Intrigued by Justin Watkins’s posting on Facebook of a video clip of himself jumping into a pool under the headline “cenote plunge”, I looked up the word cenote. Where does one most conveniently look up a presumed technical term these days? In Wikipedia of course, where I duly found
A cenote (pronounced in Mexican Spanish [seˈnoˌte], in Iberian Spanish [θeˈnoˌte] and in English [səˈnəʊˌteɪ] …) is a sinkhole with exposed rocky edges containing groundwater.When you find an error in Wikipedia you’re supposed to just quietly correct it, not publicize it. But I thought it worth while drawing attention to this over-use of the secondary stress mark by some would-be phoneticians.
Not every unreduced vowel has secondary stress! Particularly not in languages that, like Spanish, do not go in for vowel reduction. The Spanish pronunciation should most definitely be shown as seˈnote, θeˈnote, and the English, in my view, as səˈnəʊteɪ.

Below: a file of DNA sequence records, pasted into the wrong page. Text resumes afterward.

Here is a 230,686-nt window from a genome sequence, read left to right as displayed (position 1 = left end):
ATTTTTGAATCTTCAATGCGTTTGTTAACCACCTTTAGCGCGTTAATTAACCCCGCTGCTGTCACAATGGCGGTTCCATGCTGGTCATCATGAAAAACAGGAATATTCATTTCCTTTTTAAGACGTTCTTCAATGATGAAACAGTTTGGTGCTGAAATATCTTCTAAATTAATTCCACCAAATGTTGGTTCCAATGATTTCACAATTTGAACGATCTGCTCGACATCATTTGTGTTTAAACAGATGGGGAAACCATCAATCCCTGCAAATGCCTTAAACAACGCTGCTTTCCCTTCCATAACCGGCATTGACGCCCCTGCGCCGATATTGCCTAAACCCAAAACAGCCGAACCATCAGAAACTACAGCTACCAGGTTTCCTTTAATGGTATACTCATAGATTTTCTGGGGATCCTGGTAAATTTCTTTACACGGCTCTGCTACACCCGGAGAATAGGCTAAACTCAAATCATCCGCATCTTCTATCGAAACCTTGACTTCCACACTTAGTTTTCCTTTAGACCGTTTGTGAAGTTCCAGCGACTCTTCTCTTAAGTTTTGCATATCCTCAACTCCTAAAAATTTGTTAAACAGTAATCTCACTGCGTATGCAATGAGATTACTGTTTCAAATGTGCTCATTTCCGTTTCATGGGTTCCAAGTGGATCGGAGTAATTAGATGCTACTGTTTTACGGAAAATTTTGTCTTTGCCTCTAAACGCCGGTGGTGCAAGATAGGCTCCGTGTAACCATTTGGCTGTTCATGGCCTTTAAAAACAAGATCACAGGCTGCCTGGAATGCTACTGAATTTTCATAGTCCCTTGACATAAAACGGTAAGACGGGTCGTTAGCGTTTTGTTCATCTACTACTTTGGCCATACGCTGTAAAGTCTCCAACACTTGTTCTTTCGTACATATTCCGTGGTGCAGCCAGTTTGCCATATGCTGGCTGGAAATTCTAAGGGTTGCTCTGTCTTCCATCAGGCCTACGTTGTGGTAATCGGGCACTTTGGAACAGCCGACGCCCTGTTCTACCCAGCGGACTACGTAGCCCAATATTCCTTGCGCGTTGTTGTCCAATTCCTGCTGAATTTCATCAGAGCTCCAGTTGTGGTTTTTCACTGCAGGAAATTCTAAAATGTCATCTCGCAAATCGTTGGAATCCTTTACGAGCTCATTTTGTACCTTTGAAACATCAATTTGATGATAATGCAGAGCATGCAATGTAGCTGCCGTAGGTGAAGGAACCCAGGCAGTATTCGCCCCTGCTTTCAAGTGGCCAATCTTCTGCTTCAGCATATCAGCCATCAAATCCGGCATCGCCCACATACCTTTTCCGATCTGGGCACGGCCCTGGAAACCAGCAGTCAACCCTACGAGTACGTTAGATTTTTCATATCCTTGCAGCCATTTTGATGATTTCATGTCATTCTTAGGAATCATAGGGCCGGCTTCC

Few if any Spanish words have more than one stress (the claimed exceptions are usually adverbs in -mente). And none have post-tonic secondary stress.
In English we have post-tonic secondary stress in compounds such as ˈgrandˌfather and ˈwashing maˌchine. But not (in my view) in words such as ˈeducate (not “ˈeduˌcate”) or ceˈnote.